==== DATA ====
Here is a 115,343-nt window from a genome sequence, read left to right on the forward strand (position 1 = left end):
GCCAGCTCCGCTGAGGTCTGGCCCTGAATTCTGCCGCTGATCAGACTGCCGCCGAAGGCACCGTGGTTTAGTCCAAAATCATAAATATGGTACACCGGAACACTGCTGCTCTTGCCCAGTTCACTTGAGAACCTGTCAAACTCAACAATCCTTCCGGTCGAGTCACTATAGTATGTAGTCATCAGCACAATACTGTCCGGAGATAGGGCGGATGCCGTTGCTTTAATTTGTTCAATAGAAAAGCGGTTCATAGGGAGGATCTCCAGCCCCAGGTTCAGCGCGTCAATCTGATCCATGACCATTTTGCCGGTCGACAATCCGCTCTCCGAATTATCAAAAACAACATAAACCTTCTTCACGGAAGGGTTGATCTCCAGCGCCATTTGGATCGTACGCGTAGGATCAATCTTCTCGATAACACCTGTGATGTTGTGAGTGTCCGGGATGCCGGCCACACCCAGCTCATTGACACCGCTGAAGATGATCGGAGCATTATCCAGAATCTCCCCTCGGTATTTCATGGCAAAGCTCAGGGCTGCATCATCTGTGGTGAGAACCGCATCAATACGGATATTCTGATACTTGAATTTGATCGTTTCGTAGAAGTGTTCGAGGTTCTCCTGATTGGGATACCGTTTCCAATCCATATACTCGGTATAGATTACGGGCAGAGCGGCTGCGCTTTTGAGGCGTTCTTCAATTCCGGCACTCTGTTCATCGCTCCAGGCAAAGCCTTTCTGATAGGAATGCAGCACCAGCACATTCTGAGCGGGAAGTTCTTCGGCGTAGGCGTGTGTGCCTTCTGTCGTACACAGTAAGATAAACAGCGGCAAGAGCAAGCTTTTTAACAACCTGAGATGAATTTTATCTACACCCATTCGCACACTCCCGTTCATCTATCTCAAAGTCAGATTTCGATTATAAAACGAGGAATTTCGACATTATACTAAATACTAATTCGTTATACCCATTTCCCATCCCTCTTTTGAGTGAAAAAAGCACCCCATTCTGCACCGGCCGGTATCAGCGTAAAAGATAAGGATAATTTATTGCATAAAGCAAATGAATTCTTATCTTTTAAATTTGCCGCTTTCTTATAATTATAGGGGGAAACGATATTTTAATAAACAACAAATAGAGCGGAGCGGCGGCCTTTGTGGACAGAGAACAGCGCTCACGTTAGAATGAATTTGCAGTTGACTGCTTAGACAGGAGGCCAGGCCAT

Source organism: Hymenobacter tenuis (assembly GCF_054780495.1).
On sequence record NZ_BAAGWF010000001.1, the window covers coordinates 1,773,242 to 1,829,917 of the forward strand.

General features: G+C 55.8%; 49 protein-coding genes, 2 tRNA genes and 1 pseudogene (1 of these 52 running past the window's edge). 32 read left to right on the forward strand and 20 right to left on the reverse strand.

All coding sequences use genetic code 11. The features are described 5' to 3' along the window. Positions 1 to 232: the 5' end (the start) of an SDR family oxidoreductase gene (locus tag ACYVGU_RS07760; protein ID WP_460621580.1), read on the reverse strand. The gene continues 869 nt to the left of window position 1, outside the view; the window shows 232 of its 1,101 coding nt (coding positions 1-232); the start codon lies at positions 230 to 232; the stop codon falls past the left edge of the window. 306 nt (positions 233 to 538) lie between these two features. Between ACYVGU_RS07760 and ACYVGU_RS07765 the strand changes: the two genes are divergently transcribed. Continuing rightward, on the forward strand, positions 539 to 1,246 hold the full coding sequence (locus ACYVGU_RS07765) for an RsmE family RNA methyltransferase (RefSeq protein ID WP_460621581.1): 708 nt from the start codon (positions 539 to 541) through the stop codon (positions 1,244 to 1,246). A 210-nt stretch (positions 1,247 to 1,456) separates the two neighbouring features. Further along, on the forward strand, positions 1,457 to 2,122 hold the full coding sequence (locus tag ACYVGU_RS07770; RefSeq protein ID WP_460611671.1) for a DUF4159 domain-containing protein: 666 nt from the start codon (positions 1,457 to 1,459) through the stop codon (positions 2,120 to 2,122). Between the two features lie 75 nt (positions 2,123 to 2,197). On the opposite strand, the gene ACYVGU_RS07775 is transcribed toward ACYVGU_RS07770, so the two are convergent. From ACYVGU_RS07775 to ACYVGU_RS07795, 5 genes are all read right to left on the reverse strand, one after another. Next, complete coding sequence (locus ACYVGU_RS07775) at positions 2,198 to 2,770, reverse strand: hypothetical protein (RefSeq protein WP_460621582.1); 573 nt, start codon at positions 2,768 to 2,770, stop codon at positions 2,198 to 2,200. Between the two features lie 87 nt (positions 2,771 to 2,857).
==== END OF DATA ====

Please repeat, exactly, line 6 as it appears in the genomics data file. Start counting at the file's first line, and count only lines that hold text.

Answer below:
All coding sequences use genetic code 11. The features are described 5' to 3' along the window. Positions 1 to 232: the 5' end (the start) of an SDR family oxidoreductase gene (locus tag ACYVGU_RS07760; protein ID WP_460621580.1), read on the reverse strand. The gene continues 869 nt to the left of window position 1, outside the view; the window shows 232 of its 1,101 coding nt (coding positions 1-232); the start codon lies at positions 230 to 232; the stop codon falls past the left edge of the window. 306 nt (positions 233 to 538) lie between these two features. Between ACYVGU_RS07760 and ACYVGU_RS07765 the strand changes: the two genes are divergently transcribed. Continuing rightward, on the forward strand, positions 539 to 1,246 hold the full coding sequence (locus ACYVGU_RS07765) for an RsmE family RNA methyltransferase (RefSeq protein ID WP_460621581.1): 708 nt from the start codon (positions 539 to 541) through the stop codon (positions 1,244 to 1,246). A 210-nt stretch (positions 1,247 to 1,456) separates the two neighbouring features. Further along, on the forward strand, positions 1,457 to 2,122 hold the full coding sequence (locus tag ACYVGU_RS07770; RefSeq protein ID WP_460611671.1) for a DUF4159 domain-containing protein: 666 nt from the start codon (positions 1,457 to 1,459) through the stop codon (positions 2,120 to 2,122). Between the two features lie 75 nt (positions 2,123 to 2,197). On the opposite strand, the gene ACYVGU_RS07775 is transcribed toward ACYVGU_RS07770, so the two are convergent. From ACYVGU_RS07775 to ACYVGU_RS07795, 5 genes are all read right to left on the reverse strand, one after another. Next, complete coding sequence (locus ACYVGU_RS07775) at positions 2,198 to 2,770, reverse strand: hypothetical protein (RefSeq protein WP_460621582.1); 573 nt, start codon at positions 2,768 to 2,770, stop codon at positions 2,198 to 2,200. Between the two features lie 87 nt (positions 2,771 to 2,857).